|James E. Eldredge|
Date: May 30, 1857
Location: Louisville, New York
Victim: Sarah Jane Gould
Cause of Death: Poisoning
Accused: James E. Eldredge
He settled in the town of Louisville, New York, and under the name Edwin Aldrich, obtained a position as a teacher in a district school. During the winter, he met and began courting a young woman named Sarah Jane Gould. Born Sarah Jane Loughery, she was a 24-year-old widow who had married a man named Gould in 1850, who tragically died two years later. Since then Sarah Jane, along with her younger sister, Helen, had been living with the family of their uncle, Danforth Britton. The Brittons owned a store and tavern and took in boarders. At the end of the school year, Edwin Aldrich took a room there as well, to be close to Sarah Jane.
Though he had given his blessing, Danforth Britton was not as taken with Edwin Aldrich as his niece was. Aldrich was behind on his rent and had run up a large tab at the store and tavern. Britton did not believe his boarder’s tall tales of land and cash in Iowa. He was preparing to evict Aldrich if he did not pay up soon.
Toward the end of May, Sarah Jane developed a slight cough and began taking a patent medicine called Dr. Rogers’s Compound Syrup of Liverwort Tar and Canchalagua. On Tuesday, May 26, she complained that her medicine had made her sick; she began vomiting, and suffered from diarrhea. The vomiting continued all day and when she complained of excruciating pain, the family sent for a doctor who treated her for stomach irritation.
For the next four days, Aldrich stayed by Sarah Jane’s bedside as the pain and vomiting continued. Then on Saturday, she happily announced that the pain had subsided, and she thought she was cured. But it was an illusion, in fact, her body had stopped fighting. Later that day she became delirious; she died that afternoon.
Sarah Jane Gould was buried the following Monday, and no one grieved more intensely or more publicly than Edwin Aldrich. He took every opportunity to commiserate with Sarah Jane’s sister, Helen; they wept together and comforted each other.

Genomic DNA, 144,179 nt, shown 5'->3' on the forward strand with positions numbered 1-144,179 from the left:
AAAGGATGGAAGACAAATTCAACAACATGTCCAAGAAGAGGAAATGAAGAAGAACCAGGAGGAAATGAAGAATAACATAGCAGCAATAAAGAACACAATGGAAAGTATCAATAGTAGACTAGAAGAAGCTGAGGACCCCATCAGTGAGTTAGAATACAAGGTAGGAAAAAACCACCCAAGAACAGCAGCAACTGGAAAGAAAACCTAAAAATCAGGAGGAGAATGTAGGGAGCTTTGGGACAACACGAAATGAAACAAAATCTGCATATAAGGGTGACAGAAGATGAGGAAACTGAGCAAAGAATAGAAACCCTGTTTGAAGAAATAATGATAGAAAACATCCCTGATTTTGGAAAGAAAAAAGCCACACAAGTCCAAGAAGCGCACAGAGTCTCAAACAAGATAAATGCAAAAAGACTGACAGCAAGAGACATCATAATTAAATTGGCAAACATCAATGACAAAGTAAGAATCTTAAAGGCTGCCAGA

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The coroner summoned a jury and ordered the body exhumed. An examination of the exhumed corpse could not immediately determine the cause of death, so they removed her stomach and other organs for further study. They were, however, able to determine that Sarah Jane was six to eight weeks pregnant at the time of her death.
As the investigation proceeded, Edwin Aldrich realized that he was suspected of murdering Sarah Jane. He then took arsenic himself, attempting to take his own life, but he took too much and vomited up the poison before it could do any damage. After he had recovered, Aldrich was arrested for murder.
Though not required to provide a motive, the prosecution asserted that Eldredge had seduced Sarah Jane into “an improper and illicit intercourse” and “being gratified and satiated passion being succeeded, as it naturally is, by coldness, indifference and disgust” he murdered her to remove an obstacle to his next conquest, her sister Helen.
The defense challenged the basic premise of the charge while admitting that Eldredge had arsenic and that he had tried to commit suicide with arsenic, they claimed that there was no proof that Sarah Jane Gould died of arsenic poisoning. The symptoms were not specific enough for the doctors to call the death poisoning and on first examination, the doctors examining the exhumed body could not determine the cause of death. The scientific examination of the organs was not conclusive enough for a court of law. The removed organs were put in a common slop pail, painted on the inside with white lead paint which often contains arsenic, and the cover was secured only by a common bow knot, and the pail left in a room accessible to anyone. The contents could have easily been tampered with before examination.
The jury retired to deliberate at half past noon; at 7:00 the returned to the courtroom with a verdict of guilty.
Verdict: Guilty of murder